William Fairall and four others were subsequently arrested for the Poole episode and tried at The Old Bailey on 4th April 1749 for Housebreaking. Three of them were found guilty and sentenced to death. William and the new gang leader, Thomas Kingsmill to be hung in chains afterwards. Harsh sentences for Housebreaking, even by 18th century standards. There was no mention of the Gally and Chater murders during the trial. William was hanged at Tyburn on Wednesday 26 April 1749 and his body taken back to Horsmonden Heath to be gibbetted.
The 'memorial' to William Fairall in Horsmonden, close to the village green where he hung in chains.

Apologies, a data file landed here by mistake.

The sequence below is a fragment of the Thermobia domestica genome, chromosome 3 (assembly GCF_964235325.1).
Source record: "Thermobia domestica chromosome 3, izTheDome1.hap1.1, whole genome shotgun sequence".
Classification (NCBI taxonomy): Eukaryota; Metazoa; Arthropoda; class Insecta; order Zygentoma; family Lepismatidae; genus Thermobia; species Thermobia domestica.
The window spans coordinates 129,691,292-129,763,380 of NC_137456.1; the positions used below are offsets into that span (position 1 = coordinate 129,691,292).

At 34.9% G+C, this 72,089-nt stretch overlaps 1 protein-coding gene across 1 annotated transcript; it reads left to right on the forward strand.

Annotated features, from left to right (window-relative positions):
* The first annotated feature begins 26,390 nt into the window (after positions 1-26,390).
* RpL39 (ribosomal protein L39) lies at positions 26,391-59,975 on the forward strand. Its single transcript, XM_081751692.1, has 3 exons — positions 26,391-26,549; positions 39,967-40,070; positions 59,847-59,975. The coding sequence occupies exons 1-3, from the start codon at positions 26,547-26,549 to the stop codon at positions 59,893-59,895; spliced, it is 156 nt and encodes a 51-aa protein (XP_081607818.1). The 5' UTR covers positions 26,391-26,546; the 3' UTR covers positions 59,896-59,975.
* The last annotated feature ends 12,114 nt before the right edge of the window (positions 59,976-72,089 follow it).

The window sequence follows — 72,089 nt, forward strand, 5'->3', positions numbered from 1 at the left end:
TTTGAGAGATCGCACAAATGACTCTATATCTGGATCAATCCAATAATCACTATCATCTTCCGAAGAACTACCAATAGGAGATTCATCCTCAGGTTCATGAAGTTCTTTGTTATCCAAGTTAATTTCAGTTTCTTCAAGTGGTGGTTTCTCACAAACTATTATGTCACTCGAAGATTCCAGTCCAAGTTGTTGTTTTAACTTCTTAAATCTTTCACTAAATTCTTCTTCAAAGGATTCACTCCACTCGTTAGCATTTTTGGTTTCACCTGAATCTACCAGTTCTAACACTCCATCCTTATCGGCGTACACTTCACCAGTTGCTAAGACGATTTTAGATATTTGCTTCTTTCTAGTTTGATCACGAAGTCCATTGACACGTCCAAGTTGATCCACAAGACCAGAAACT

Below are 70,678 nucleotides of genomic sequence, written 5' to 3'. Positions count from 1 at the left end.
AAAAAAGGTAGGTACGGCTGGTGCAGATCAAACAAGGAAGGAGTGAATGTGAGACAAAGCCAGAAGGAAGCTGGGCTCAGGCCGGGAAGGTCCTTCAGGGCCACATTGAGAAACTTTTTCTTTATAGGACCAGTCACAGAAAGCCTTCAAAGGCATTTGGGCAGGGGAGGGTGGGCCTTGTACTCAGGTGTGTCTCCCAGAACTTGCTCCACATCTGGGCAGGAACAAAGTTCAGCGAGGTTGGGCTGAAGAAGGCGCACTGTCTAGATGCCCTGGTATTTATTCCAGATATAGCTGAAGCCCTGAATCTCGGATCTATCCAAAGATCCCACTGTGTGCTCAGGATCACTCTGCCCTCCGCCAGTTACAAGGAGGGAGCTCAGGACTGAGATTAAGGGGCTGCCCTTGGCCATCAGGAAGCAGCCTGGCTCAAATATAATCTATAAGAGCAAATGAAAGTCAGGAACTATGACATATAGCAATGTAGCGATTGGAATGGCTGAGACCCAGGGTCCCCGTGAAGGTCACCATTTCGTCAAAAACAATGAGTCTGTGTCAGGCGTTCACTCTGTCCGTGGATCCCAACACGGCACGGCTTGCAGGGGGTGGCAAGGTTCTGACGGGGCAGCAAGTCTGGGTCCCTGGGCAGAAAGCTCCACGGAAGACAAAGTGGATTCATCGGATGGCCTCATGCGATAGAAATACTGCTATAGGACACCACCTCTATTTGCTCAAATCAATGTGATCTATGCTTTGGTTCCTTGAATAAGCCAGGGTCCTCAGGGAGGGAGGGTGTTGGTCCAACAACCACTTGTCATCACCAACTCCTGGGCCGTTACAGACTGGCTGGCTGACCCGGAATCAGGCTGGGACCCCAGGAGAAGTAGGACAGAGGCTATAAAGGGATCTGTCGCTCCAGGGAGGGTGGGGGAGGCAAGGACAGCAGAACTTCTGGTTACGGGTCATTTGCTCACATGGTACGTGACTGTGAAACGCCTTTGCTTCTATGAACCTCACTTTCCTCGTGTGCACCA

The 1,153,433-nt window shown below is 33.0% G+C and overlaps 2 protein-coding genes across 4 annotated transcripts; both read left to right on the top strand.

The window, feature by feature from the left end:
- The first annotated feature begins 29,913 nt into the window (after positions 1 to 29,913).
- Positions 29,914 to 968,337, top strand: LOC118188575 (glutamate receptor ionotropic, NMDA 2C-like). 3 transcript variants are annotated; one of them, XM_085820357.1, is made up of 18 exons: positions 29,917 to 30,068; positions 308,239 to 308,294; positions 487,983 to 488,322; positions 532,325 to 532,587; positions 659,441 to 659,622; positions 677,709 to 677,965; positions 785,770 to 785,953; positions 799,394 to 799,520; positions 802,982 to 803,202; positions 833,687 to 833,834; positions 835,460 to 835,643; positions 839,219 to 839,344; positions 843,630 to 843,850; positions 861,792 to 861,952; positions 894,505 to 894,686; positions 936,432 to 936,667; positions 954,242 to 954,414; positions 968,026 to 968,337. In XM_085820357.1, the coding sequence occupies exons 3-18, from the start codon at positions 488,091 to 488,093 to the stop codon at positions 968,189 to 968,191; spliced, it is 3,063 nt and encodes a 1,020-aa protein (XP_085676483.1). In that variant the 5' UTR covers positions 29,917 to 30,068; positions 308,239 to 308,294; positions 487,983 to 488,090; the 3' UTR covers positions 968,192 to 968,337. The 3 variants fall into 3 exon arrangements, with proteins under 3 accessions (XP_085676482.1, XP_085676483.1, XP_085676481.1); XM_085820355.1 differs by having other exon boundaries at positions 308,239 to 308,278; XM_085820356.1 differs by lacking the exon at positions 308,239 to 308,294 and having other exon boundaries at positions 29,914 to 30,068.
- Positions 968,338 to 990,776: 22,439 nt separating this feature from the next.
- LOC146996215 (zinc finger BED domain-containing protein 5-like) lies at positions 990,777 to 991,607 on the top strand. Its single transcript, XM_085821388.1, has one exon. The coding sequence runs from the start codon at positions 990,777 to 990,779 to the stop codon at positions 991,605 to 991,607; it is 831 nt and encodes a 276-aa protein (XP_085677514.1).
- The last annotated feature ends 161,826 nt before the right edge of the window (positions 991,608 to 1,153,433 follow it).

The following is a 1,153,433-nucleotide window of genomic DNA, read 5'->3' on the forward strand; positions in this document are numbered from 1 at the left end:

Much of the story about the Hawkhurst Gang and the murders of Gally and Chater come from Sussex Smugglers written by "A Gentleman of Chichester" first published in 1749, credited by many, but without a stated source, to have been the Duke of Richmond who had earlier signed an arrest warrent for William.
This illustration from Sussex Smugglers shows the gang breaking into the Poole Custom-house.
The figure in the foreground directing the affair would appear to be William Fairall; one of the witnesses (a smuggler turned King's Evidence) stated that all the men were armed and that Fairall had a 'hanger', ie a sword and this figure is the only one wearing a sword from his waist.
Many of the 'facts' printed in the Ordinary's Account of the behaviour, confession, & dying words of the prisoners who were executed at Tyburn on 26th of April 1749 were in fact opinions. William was said to be